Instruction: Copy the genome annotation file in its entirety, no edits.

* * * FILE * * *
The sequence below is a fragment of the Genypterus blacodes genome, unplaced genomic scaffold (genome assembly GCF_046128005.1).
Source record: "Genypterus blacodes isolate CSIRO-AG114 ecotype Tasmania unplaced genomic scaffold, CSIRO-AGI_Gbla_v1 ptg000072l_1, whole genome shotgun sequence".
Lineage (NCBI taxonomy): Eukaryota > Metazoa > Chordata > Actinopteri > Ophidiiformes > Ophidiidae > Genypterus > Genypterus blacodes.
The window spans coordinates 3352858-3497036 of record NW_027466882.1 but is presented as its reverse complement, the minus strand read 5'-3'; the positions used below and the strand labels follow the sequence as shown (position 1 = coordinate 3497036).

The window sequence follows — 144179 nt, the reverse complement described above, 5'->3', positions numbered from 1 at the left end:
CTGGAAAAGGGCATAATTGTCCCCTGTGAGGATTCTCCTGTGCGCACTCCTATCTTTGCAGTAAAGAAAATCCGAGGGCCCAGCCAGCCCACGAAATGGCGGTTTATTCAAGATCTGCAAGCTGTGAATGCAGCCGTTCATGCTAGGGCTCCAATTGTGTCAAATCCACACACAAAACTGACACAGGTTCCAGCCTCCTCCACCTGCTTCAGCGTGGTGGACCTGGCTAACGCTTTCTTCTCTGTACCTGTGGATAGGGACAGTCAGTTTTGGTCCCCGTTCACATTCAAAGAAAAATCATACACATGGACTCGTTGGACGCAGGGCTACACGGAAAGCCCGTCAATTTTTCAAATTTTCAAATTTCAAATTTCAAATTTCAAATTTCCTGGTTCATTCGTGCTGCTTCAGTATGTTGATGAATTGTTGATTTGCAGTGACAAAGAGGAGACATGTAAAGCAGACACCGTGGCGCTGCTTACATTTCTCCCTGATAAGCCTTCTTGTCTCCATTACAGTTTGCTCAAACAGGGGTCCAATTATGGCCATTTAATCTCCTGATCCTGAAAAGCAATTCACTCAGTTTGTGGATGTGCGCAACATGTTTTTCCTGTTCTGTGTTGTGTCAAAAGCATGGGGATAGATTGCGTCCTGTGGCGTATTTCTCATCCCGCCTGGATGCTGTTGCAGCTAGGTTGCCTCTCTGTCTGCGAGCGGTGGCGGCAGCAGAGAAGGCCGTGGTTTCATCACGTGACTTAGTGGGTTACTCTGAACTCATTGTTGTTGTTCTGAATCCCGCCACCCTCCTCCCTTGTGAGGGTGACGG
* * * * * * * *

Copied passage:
The sequence below is a fragment of the Genypterus blacodes genome, unplaced genomic scaffold (genome assembly GCF_046128005.1).
Source record: "Genypterus blacodes isolate CSIRO-AG114 ecotype Tasmania unplaced genomic scaffold, CSIRO-AGI_Gbla_v1 ptg000072l_1, whole genome shotgun sequence".
Lineage (NCBI taxonomy): Eukaryota > Metazoa > Chordata > Actinopteri > Ophidiiformes > Ophidiidae > Genypterus > Genypterus blacodes.
The window spans coordinates 3352858-3497036 of record NW_027466882.1 but is presented as its reverse complement, the minus strand read 5'-3'; the positions used below and the strand labels follow the sequence as shown (position 1 = coordinate 3497036).

The window sequence follows — 144179 nt, the reverse complement described above, 5'->3', positions numbered from 1 at the left end:
CTGGAAAAGGGCATAATTGTCCCCTGTGAGGATTCTCCTGTGCGCACTCCTATCTTTGCAGTAAAGAAAATCCGAGGGCCCAGCCAGCCCACGAAATGGCGGTTTATTCAAGATCTGCAAGCTGTGAATGCAGCCGTTCATGCTAGGGCTCCAATTGTGTCAAATCCACACACAAAACTGACACAGGTTCCAGCCTCCTCCACCTGCTTCAGCGTGGTGGACCTGGCTAACGCTTTCTTCTCTGTACCTGTGGATAGGGACAGTCAGTTTTGGTCCCCGTTCACATTCAAAGAAAAATCATACACATGGACTCGTTGGACGCAGGGCTACACGGAAAGCCCGTCAATTTTTCAAATTTTCAAATTTCAAATTTCAAATTTCAAATTTCCTGGTTCATTCGTGCTGCTTCAGTATGTTGATGAATTGTTGATTTGCAGTGACAAAGAGGAGACATGTAAAGCAGACACCGTGGCGCTGCTTACATTTCTCCCTGATAAGCCTTCTTGTCTCCATTACAGTTTGCTCAAACAGGGGTCCAATTATGGCCATTTAATCTCCTGATCCTGAAAAGCAATTCACTCAGTTTGTGGATGTGCGCAACATGTTTTTCCTGTTCTGTGTTGTGTCAAAAGCATGGGGATAGATTGCGTCCTGTGGCGTATTTCTCATCCCGCCTGGATGCTGTTGCAGCTAGGTTGCCTCTCTGTCTGCGAGCGGTGGCGGCAGCAGAGAAGGCCGTGGTTTCATCACGTGACTTAGTGGGTTACTCTGAACTCATTGTTGTTGTTCTGAATCCCGCCACCCTCCTCCCTTGTGAGGGTGACGG